if he has no mail To deliver then they aren't required to come to your house unless they can clearly see you have outgoing mail.
That sounds like a good subject and I'll be gland to help. The best part of my job is the indpendenence I have most of the day while delivering my route. I can listen to a radio or iPod or just get lost in my thoughts. The route I deliver I am so familiar with so I can do it without much deep thought required. The most challenging part is when we get overwhelmed by mail volume and you feel like you can never get a handle on it. The reality is that this doesn't happen too often. The holidays create substantially more parcel business but that's about it. People don't mail as many holiday cards as in the past. It would also be a challenge if the USPS decides to cut delivery from 6 days/week to 5 days/week. This would make the 5 days that we deliver mail so much heavier. I hope this doesn't happen unless the overall mail volume continues to drop. I hope this helps!
I am sorry to say that I don't know enough about this. If you had a medical note that you couldn't go to the curb, maybe that would help. The reason why it may not help is the PO might wonder how you get other things done. For example, a home health aide could get the mail for you. Curbside delivery is more efficient for the USPS Which may be why they are reluctant to honor your request.
Standard Post is our economical way to ship parcels. The method of transport is usually by truck (ground) vs Priority Mail, which is often by FedEx air transport. For this reason, standard post usually takes longer. I don't know how long your package should have taken from Denver to Boise but 1 week sounds somewhat reasonable. Priority Mail is almost always 1-3 days but you pay accordingly for the faster service.
Sorry for the slow reply. The letter carrier possibly just took the envelope without looking to see if it was addressed or had postage and put it in the outgoing mail. If that happened it is doubtful that it would appear again. Did u ever try contacting the PO? I am not sure they would be of any help. I understand this may be a tough one to solve.
when you call the office you are going to, please ask them what to wear. If you won't be contacting them by voice before you report to that office, here is what I'd recommend. Pants (jeans) or shorts. A t-shirt, or single colored collared shirt with a couple of buttons. comfortable walking shoes. We generally wear black uniform-allowance approved shoes with an anti-slip endorsement. SR/USA is what the label says. A baseball cap if it is sunny where you deliver. Bring a jacket or sweatshirt as well in case it is cold. Sunglasses. A pen. The office should provide you with a mail satchel and dog spray. Good luck and I hope it goes well for you! Bring your USPS ID card if you have already been issues one.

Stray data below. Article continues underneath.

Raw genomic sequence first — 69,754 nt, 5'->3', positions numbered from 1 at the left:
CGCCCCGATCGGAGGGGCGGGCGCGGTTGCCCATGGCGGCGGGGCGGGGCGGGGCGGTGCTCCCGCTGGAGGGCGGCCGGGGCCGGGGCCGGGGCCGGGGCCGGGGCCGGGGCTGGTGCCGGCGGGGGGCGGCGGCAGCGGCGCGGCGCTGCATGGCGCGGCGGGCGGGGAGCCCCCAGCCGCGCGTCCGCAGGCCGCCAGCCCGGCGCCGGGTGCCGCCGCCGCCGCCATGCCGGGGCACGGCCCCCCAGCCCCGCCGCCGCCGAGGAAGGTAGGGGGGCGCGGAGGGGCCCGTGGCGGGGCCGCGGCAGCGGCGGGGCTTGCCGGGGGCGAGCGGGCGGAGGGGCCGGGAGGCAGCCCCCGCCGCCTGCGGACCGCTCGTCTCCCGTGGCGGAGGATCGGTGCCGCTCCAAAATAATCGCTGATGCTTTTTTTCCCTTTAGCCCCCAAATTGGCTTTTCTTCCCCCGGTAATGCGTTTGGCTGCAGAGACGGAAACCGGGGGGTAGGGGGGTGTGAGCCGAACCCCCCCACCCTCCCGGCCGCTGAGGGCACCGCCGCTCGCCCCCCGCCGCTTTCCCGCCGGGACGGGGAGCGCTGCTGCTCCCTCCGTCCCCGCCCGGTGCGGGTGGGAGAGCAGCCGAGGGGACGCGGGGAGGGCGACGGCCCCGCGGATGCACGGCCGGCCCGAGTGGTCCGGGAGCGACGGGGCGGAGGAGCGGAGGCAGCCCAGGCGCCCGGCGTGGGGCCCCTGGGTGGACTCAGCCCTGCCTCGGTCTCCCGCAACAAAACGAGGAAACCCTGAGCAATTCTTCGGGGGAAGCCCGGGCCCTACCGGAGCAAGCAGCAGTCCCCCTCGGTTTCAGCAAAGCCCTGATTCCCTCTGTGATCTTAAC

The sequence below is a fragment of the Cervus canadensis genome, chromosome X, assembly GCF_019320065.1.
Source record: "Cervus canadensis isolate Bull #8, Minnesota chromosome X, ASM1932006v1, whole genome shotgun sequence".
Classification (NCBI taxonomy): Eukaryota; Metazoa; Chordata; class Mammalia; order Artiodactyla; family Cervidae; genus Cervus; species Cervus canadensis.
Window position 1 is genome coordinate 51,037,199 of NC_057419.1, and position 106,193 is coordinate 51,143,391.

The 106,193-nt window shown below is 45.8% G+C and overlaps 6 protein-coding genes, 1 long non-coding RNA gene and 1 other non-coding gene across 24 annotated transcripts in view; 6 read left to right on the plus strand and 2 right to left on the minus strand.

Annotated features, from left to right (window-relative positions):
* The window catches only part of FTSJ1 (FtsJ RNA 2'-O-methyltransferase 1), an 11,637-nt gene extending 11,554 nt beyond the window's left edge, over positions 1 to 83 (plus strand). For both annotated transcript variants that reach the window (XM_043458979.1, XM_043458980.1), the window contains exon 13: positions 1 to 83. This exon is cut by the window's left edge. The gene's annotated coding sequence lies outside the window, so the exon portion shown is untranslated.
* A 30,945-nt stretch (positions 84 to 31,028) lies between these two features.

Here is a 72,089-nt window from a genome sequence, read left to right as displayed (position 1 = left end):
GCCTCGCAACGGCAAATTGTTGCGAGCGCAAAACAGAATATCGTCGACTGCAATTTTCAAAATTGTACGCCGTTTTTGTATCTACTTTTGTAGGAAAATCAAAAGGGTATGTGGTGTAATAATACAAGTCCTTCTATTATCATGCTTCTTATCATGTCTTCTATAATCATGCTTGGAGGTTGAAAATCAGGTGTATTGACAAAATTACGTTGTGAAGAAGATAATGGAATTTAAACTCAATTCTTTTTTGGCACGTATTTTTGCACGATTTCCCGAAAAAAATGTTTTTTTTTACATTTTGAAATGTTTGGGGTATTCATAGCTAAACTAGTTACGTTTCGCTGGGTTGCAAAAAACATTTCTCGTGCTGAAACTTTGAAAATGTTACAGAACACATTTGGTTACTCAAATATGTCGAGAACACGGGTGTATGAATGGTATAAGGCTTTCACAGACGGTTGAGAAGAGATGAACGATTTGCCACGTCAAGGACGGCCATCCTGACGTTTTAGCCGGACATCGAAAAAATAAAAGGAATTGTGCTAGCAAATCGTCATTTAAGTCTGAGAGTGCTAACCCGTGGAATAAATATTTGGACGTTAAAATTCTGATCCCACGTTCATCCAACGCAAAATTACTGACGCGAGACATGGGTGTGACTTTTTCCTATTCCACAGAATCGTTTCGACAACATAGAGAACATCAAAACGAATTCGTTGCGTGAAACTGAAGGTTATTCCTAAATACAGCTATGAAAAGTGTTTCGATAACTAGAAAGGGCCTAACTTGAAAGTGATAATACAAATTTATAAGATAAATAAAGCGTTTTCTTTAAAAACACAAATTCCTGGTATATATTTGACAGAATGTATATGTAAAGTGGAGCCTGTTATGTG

When walking on my route, I use an iPod to listen to podcasts, but only cover 1 ear with it for safety reasons. I don't know the official rule on using one while delivering mail, but I've never had a problem. While driving, I think this would be frowned upon even if only 1 ear was covered. As you can see from most of my answers, I have a very limited view as to what goes on in other POs, so I don't like to speak in terms is absolute rules.
Possibly. I would think its a good idea to stay in college even if it means giving up this opportunity. There will probably be opportunities in the future for city carrier assistant positions.
I am not sure about this one.The mailman might have to put the mail in the box and not be allowed to hand it to anyone even if they had id. It is in your best interest to put in a change of address to your new residence or a PO Box.
We have quite a few female carriers In our office. As far as it being safe, I would say it is, but I don't have a female's perspective on it. The woman must be assertive in rebuffing any unwanted advances and be aware of their surroundings. I know it is a vague answer. As far as only working Mon-Fri that would likely be a problem since we presently deliver mail mon-Sat and new hires rarely get their choice of schedule.
Good question. If the deliver to a PO Box, they are almost always a Clerk who works inside the whole day. I don't know exactly how to tip them. If you know their name, maybe you can mail a letter to them c/o of the Post Office. Hopefully it would get to him/her.
Are you asking what this means? If you see this on the tracking info of a parcel, it usually means it has left a centralized sorting facility (often a Processing and Distribution Center). The next step is usually the destination PO, but it could go to another sort facility if the parcel is traveling a long distance. I hope this helps you!
You possibly would be driving a postal vehicle as a CCA. The PO is probably not too flexible in scheduling unless they have so many extra people to cover the assignments. I don't know anybody in my office who was able to go to college full time and work.
that's a great question. I don't come across that problem in my community. The main problem here would be "ln" vs. "st" or "ave" and we don't have too many repeat street names (I.e. Cedar St, Cedar Ln). I am sure what you've described does occur in some places. In that case, maybe the PO would somehow request one of the parties to get their house # or street name changed, though that is unlikely. I would think that "first" an "1st" are synonymous but maybe you know of a situation where they meant 2 physically different streets. The key is to make sure whomever you give out or type in your address anywhere that it is exactly correct with the correct ZIP code.